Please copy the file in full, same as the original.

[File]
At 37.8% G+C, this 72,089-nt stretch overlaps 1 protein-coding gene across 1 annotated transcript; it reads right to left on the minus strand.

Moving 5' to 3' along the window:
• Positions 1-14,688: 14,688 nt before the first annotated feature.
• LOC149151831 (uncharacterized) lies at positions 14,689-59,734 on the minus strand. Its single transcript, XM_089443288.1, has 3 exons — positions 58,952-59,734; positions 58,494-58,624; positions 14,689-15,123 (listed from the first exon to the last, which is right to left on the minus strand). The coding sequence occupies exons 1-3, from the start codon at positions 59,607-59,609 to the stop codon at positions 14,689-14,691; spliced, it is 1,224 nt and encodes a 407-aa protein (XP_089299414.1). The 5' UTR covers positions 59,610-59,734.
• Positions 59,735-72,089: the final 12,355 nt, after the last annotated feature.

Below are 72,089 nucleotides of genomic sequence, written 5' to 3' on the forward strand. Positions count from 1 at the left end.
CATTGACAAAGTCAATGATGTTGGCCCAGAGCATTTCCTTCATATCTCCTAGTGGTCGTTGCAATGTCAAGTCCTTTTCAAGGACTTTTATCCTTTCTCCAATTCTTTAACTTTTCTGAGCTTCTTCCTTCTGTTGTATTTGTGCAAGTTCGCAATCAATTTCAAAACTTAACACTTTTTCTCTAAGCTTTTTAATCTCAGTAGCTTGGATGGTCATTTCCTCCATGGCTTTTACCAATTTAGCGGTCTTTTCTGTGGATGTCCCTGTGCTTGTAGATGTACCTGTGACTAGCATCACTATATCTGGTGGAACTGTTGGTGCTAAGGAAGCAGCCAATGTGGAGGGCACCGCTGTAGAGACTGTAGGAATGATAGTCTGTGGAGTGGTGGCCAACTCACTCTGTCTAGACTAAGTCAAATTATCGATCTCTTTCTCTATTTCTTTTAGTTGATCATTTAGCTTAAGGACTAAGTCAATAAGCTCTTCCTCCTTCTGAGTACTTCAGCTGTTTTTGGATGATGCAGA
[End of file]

At 37.8% G+C, this 72,089-nt stretch overlaps 1 protein-coding gene across 1 annotated transcript; it reads right to left on the minus strand.

Moving 5' to 3' along the window:
• Positions 1-14,688: 14,688 nt before the first annotated feature.
• LOC149151831 (uncharacterized) lies at positions 14,689-59,734 on the minus strand. Its single transcript, XM_089443288.1, has 3 exons — positions 58,952-59,734; positions 58,494-58,624; positions 14,689-15,123 (listed from the first exon to the last, which is right to left on the minus strand). The coding sequence occupies exons 1-3, from the start codon at positions 59,607-59,609 to the stop codon at positions 14,689-14,691; spliced, it is 1,224 nt and encodes a 407-aa protein (XP_089299414.1). The 5' UTR covers positions 59,610-59,734.
• Positions 59,735-72,089: the final 12,355 nt, after the last annotated feature.

Below are 72,089 nucleotides of genomic sequence, written 5' to 3' on the forward strand. Positions count from 1 at the left end.
CATTGACAAAGTCAATGATGTTGGCCCAGAGCATTTCCTTCATATCTCCTAGTGGTCGTTGCAATGTCAAGTCCTTTTCAAGGACTTTTATCCTTTCTCCAATTCTTTAACTTTTCTGAGCTTCTTCCTTCTGTTGTATTTGTGCAAGTTCGCAATCAATTTCAAAACTTAACACTTTTTCTCTAAGCTTTTTAATCTCAGTAGCTTGGATGGTCATTTCCTCCATGGCTTTTACCAATTTAGCGGTCTTTTCTGTGGATGTCCCTGTGCTTGTAGATGTACCTGTGACTAGCATCACTATATCTGGTGGAACTGTTGGTGCTAAGGAAGCAGCCAATGTGGAGGGCACCGCTGTAGAGACTGTAGGAATGATAGTCTGTGGAGTGGTGGCCAACTCACTCTGTCTAGACTAAGTCAAATTATCGATCTCTTTCTCTATTTCTTTTAGTTGATCATTTAGCTTAAGGACTAAGTCAATAAGCTCTTCCTCCTTCTGAGTACTTCAGCTGTTTTTGGATGATGCAGA